I had this meatloaf recipe bookmarked since April and it stood high on the very long list of things that I wanted to make after being back from a kitchen-less year. Since I’m back I’ve made it three times already, mostly because I couldn’t get this sandwich out of my head.
While making this meatloaf for the first time, I started thinking about pairing a slice of this juicy, spicy meatloaf with some nutty Leicester cheese I’d bought in Oxford and that had been waiting in my fridge for the right opportunity to be used, so I decided I would save a slice of the meatloaf so I could make this sandwich. But then my roommates kept on eating and non of the meatloaf was left.
So I made it a second time, this time making the meatloaf a bit bigger and definitely expecting to end up with some leftovers, but then the suckers did it again. So for our last dinner with our roommates I made the meatloaf so ridiculously big, even the guys were impressed with the humongous unit I pulled out of the oven. And this time there was some left, but only because I’d been guarding it with my life during dinner.
Yesterday I finally accomplished creating the sandwich: the flavorful meatloaf and the nutty cheese were paired together between two slices of really good rye/whole wheat bread and the sandwich was fried in a generous amount of butter. It turned out to be even better than in my wildest sandwich dreams.
Next Friday I’ll be home again. My plane will land around dinner time after a 13 hour flight, so I bet I’ll be hungry and ready to eat an embarrassing amount of food. People have asked me what I would like to have for my first meal back on Dutch ground, but, to my own surprise, I don’t really care. Some dumplings or noodles would be fine with me. I do know that after I wake up the next morning, I’ll go to the farmers market that is just around the corner of my house and I’ll buy a crusty sourdough loaf and some smoked eel and I’ll enjoy the heck out of this sandwich.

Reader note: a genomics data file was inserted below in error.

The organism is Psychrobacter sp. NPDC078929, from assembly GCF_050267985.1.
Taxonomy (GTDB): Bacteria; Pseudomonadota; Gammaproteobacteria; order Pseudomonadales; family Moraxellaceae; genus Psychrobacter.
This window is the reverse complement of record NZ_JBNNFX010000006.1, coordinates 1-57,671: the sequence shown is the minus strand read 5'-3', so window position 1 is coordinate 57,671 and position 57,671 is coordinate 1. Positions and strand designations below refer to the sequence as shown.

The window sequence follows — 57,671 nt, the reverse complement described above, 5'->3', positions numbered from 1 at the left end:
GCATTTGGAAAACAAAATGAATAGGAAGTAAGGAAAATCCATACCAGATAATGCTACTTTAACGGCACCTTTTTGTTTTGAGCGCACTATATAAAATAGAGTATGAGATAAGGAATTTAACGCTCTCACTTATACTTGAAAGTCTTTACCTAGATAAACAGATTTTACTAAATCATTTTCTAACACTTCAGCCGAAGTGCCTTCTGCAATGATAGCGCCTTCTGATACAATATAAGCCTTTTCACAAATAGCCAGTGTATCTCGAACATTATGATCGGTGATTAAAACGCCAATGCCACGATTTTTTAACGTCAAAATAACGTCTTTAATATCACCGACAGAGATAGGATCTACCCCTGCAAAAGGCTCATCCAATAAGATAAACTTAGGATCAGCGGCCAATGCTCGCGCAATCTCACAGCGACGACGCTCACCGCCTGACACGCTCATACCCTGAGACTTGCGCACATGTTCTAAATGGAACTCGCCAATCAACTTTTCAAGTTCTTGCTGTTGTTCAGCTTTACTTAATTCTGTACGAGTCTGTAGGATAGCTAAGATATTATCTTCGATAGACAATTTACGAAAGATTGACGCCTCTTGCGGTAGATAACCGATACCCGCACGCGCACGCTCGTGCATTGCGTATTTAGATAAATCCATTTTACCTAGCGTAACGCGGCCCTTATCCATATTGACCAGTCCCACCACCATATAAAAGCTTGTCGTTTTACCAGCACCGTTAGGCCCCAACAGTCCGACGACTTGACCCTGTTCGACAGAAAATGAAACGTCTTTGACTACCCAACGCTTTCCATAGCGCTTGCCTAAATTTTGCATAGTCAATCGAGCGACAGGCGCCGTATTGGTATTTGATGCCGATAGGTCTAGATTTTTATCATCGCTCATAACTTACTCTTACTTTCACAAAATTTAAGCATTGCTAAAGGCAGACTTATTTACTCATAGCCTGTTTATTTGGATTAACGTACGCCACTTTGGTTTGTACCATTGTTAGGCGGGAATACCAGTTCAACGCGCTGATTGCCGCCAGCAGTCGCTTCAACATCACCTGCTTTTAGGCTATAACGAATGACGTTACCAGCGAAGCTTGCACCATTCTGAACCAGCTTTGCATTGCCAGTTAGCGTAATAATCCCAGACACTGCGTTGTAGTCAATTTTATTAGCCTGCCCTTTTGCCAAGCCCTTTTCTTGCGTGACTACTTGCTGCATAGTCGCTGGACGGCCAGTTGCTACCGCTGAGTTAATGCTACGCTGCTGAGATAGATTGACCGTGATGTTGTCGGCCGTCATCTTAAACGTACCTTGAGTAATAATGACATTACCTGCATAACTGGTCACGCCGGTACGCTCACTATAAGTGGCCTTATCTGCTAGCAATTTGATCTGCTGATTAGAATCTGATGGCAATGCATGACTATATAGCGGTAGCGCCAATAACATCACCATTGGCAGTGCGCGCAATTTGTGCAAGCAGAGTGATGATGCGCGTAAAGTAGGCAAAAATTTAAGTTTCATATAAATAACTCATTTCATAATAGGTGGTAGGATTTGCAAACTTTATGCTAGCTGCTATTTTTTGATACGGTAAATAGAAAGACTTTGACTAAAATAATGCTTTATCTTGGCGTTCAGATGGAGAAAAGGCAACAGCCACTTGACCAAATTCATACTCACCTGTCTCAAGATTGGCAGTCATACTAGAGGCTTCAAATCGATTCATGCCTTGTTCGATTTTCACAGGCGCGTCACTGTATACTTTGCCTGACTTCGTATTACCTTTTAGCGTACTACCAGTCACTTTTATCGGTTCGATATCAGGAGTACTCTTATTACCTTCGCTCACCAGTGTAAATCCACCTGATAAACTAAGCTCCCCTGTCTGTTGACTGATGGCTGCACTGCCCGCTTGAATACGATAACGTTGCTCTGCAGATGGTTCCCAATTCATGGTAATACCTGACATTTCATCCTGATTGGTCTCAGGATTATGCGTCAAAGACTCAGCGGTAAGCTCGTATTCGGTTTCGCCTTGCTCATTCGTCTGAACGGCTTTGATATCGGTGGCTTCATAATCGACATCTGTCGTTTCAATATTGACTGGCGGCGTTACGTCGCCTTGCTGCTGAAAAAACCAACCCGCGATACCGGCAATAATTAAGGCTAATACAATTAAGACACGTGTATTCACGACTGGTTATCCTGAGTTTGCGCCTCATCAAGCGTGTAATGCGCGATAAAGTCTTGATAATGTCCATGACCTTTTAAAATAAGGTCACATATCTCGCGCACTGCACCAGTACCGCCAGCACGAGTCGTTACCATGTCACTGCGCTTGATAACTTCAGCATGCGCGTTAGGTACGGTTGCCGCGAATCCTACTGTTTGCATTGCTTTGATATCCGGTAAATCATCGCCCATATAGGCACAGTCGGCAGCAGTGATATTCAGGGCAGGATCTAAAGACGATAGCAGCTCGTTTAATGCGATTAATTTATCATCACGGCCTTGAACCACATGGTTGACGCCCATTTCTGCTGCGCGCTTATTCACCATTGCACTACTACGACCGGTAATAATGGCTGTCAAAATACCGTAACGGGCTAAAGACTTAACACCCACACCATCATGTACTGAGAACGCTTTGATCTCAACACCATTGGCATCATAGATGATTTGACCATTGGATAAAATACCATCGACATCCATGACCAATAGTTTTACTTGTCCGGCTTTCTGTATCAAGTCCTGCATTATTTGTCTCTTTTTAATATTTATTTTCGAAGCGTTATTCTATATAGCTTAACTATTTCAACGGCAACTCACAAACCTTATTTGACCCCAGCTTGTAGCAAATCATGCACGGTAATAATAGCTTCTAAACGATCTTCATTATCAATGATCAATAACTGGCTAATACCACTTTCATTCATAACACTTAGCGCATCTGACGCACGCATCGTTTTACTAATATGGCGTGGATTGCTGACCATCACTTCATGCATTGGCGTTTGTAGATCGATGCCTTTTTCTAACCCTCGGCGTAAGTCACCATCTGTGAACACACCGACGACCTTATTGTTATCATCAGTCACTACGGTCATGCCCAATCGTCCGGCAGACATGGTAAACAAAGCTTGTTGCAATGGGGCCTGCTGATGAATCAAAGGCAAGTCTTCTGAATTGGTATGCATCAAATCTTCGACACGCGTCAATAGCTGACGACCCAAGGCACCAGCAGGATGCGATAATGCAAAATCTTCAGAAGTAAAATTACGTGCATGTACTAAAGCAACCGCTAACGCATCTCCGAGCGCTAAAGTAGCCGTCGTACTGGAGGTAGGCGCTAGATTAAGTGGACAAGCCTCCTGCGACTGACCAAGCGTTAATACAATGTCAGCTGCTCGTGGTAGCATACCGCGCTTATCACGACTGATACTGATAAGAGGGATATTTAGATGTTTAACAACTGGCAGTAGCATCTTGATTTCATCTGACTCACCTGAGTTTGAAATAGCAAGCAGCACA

To some people smoked eel sounds disgusting, but to me this Dutch delicacy is one of the best foods in the world. It’s meaty, fatty and full of flavor. You don’t even need butter or anything other than a couple of pieces of this yummy fish on some nice bread. The only thing bad about it is that it’s ridiculously expensive, but I guess that I can treat myself on my first day back home.
This bread is the reason why most bread is made with yeast. It is possibly the easiest, effortless and least time-consuming bread to make, but texture wise it loses big time from all the other decent store bought/homemade breads. I’m not saying this bread is no good, but it’s just not as good as this easy bread or any other decent store bought/homemade one. It did work pretty well with this chickpea stew and also topped with filet Americain and fried egg as shown on the picture below.